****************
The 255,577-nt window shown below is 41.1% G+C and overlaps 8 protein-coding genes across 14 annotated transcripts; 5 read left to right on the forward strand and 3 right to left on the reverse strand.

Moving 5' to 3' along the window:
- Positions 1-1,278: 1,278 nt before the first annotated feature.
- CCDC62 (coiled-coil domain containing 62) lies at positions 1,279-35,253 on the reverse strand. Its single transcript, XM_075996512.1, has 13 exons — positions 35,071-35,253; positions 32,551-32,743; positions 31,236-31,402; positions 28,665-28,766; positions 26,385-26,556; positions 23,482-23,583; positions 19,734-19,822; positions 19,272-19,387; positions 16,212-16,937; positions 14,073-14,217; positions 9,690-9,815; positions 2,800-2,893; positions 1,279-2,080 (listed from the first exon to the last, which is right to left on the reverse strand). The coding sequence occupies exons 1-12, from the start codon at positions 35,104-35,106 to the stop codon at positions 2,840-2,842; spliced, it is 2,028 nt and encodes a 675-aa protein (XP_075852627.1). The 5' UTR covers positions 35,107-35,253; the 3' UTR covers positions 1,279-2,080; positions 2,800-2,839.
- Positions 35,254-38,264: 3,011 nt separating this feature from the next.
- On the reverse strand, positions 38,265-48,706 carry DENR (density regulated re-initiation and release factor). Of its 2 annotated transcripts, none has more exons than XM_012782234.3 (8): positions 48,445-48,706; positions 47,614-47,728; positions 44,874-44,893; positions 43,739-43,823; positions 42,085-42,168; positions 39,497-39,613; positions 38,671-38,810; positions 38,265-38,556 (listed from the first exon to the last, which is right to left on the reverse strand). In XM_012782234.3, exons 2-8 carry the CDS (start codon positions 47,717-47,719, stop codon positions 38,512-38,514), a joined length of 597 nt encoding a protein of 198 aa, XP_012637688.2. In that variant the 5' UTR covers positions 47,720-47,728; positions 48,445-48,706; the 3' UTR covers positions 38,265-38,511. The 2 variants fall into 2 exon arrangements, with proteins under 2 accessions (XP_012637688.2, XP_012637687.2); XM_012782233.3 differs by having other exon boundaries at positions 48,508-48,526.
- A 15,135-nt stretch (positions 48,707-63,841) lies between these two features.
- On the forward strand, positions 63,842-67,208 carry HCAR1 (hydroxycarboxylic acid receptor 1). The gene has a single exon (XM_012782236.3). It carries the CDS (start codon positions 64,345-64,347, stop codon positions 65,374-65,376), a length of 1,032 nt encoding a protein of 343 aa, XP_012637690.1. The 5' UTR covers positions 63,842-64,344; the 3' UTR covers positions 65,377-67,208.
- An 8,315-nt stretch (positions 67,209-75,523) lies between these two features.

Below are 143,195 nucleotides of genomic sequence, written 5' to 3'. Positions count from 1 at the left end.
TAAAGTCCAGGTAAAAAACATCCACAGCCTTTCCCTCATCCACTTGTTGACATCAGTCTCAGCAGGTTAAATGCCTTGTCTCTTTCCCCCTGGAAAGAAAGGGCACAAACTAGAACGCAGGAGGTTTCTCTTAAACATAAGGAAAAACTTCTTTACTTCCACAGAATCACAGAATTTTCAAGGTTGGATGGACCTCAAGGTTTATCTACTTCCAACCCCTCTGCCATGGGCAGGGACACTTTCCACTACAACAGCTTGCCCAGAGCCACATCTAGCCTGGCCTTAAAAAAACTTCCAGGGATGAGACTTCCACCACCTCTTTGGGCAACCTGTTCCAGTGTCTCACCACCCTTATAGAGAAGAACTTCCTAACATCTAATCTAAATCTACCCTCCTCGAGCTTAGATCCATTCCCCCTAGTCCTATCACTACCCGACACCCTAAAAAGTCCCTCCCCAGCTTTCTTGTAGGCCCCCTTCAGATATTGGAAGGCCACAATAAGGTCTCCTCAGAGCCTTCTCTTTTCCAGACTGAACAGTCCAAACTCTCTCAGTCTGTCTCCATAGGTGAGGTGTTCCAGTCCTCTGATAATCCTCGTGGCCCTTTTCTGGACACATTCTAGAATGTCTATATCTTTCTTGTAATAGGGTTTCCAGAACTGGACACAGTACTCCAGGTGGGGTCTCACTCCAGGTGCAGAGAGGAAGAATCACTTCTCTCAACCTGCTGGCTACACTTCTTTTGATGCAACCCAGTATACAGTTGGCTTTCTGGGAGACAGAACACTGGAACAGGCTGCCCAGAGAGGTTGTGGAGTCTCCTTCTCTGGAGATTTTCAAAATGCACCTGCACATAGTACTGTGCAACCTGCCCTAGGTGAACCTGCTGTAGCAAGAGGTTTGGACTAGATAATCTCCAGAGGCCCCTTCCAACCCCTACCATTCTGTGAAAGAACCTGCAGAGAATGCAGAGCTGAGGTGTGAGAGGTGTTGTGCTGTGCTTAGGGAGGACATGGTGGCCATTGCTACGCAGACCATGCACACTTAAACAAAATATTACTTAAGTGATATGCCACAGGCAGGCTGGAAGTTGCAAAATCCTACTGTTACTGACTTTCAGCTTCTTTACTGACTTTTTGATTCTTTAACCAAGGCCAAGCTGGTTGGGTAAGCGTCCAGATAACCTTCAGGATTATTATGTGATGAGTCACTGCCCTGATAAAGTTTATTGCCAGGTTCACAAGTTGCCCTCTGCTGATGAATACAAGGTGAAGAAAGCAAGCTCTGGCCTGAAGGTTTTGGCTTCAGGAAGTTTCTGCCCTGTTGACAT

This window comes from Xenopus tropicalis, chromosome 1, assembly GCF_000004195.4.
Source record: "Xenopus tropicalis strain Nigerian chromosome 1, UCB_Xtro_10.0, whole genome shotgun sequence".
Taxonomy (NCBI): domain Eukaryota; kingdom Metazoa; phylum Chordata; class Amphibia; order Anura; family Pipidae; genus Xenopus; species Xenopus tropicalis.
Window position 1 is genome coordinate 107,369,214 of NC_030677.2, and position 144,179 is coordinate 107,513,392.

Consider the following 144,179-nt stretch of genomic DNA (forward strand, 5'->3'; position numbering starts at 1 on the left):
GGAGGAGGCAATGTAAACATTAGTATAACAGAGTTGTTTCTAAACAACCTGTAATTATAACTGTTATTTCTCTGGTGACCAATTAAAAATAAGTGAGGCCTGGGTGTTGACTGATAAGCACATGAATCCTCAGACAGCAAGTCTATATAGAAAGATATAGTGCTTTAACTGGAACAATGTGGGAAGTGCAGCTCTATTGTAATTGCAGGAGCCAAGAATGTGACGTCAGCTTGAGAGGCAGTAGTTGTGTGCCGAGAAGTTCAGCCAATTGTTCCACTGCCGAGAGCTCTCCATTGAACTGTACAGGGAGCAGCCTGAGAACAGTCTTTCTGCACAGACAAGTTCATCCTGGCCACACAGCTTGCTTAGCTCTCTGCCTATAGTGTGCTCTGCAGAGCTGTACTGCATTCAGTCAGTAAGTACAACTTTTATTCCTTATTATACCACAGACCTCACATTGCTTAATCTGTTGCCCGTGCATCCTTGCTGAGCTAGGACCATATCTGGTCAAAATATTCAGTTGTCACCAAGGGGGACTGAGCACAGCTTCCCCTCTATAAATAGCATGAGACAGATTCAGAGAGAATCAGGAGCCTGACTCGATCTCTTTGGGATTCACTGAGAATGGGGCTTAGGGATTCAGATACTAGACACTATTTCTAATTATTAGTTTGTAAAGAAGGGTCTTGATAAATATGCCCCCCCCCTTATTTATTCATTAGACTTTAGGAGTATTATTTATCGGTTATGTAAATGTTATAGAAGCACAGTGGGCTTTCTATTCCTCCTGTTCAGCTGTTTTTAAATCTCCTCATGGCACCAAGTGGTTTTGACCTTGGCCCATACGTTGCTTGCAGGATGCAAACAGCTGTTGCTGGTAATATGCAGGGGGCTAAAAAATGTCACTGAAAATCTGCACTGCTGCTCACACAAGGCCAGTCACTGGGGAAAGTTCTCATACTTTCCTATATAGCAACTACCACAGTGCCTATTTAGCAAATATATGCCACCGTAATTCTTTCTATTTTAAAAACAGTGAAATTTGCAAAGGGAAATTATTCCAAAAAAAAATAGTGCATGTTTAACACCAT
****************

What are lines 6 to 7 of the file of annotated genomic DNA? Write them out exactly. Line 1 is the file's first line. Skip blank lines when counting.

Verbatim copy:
- On the reverse strand, positions 38,265-48,706 carry DENR (density regulated re-initiation and release factor). Of its 2 annotated transcripts, none has more exons than XM_012782234.3 (8): positions 48,445-48,706; positions 47,614-47,728; positions 44,874-44,893; positions 43,739-43,823; positions 42,085-42,168; positions 39,497-39,613; positions 38,671-38,810; positions 38,265-38,556 (listed from the first exon to the last, which is right to left on the reverse strand). In XM_012782234.3, exons 2-8 carry the CDS (start codon positions 47,717-47,719, stop codon positions 38,512-38,514), a joined length of 597 nt encoding a protein of 198 aa, XP_012637688.2. In that variant the 5' UTR covers positions 47,720-47,728; positions 48,445-48,706; the 3' UTR covers positions 38,265-38,511. The 2 variants fall into 2 exon arrangements, with proteins under 2 accessions (XP_012637688.2, XP_012637687.2); XM_012782233.3 differs by having other exon boundaries at positions 48,508-48,526.
- A 15,135-nt stretch (positions 48,707-63,841) lies between these two features.